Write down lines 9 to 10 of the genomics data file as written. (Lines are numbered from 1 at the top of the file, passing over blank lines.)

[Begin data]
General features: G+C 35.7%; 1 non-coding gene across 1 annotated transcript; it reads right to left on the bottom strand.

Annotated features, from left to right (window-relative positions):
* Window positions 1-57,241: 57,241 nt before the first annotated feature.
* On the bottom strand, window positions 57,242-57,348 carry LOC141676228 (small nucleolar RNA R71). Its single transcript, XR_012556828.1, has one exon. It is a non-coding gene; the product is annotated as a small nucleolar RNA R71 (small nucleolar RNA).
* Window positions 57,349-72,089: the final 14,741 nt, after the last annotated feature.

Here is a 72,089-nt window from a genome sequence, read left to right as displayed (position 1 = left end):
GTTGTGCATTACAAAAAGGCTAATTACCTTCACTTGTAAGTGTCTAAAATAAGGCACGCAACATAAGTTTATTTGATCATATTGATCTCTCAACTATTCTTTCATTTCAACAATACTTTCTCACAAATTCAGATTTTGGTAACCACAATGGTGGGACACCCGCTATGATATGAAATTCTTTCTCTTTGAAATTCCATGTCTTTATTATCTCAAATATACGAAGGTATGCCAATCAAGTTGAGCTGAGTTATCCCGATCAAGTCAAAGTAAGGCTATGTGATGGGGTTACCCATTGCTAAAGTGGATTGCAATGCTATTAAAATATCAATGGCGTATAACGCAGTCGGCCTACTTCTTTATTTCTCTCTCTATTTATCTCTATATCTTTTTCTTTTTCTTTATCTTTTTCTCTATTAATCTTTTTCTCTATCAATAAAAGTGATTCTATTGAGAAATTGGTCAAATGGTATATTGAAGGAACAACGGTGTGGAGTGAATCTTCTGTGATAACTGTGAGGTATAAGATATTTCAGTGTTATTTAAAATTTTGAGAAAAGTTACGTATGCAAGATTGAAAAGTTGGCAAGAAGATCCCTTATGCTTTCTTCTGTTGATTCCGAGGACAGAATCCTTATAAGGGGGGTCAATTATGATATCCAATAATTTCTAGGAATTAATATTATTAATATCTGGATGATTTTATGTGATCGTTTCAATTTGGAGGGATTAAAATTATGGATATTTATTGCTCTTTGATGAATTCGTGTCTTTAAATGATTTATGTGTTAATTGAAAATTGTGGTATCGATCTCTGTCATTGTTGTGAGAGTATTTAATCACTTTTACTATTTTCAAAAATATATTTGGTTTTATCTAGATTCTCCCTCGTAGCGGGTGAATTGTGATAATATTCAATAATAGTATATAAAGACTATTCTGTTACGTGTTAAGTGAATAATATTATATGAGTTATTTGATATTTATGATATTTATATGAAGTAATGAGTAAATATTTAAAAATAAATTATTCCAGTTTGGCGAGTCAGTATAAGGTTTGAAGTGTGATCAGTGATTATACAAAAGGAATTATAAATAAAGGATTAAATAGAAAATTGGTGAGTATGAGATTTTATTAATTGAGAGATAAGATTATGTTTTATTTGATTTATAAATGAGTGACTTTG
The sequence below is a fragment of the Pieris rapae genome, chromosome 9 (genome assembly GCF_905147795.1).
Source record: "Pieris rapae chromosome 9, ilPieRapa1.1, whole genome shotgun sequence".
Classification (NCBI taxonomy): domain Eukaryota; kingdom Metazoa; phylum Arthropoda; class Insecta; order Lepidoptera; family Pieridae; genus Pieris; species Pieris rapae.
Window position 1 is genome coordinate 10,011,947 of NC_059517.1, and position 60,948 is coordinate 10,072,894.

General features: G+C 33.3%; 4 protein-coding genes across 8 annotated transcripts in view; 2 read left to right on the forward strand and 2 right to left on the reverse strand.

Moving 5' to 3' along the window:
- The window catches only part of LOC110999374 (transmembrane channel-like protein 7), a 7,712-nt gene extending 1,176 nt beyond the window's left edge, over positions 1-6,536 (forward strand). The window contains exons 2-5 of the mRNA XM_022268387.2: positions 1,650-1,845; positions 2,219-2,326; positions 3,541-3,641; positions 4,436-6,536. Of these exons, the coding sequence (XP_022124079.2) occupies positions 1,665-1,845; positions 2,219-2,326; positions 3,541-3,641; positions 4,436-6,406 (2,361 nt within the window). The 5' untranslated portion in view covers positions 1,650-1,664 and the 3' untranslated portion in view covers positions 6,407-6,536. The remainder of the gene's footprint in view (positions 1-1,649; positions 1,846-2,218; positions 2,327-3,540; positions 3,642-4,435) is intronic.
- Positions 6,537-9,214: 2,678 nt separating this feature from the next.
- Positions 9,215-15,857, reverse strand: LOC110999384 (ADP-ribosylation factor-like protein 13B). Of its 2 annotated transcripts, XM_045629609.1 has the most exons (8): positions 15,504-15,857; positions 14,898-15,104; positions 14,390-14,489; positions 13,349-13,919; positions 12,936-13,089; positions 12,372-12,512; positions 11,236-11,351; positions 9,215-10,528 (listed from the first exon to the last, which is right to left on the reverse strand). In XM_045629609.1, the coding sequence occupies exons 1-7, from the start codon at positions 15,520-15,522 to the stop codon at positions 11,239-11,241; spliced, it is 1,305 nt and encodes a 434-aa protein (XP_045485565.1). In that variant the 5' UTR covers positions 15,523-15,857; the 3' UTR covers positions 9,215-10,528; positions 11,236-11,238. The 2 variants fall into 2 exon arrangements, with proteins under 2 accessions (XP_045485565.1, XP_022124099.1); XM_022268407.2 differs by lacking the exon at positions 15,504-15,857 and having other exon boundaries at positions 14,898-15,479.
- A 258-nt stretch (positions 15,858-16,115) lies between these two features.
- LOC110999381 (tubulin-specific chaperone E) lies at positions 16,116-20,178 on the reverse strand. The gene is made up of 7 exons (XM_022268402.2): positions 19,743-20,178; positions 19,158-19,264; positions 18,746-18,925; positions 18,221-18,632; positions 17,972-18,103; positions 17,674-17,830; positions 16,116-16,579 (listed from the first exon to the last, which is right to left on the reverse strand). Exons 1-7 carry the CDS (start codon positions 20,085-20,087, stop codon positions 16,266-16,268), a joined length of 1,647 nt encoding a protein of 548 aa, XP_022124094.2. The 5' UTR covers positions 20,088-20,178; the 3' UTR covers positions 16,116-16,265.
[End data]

Source record: "Pieris rapae chromosome 9, ilPieRapa1.1, whole genome shotgun sequence".
Classification (NCBI taxonomy): domain Eukaryota; kingdom Metazoa; phylum Arthropoda; class Insecta; order Lepidoptera; family Pieridae; genus Pieris; species Pieris rapae.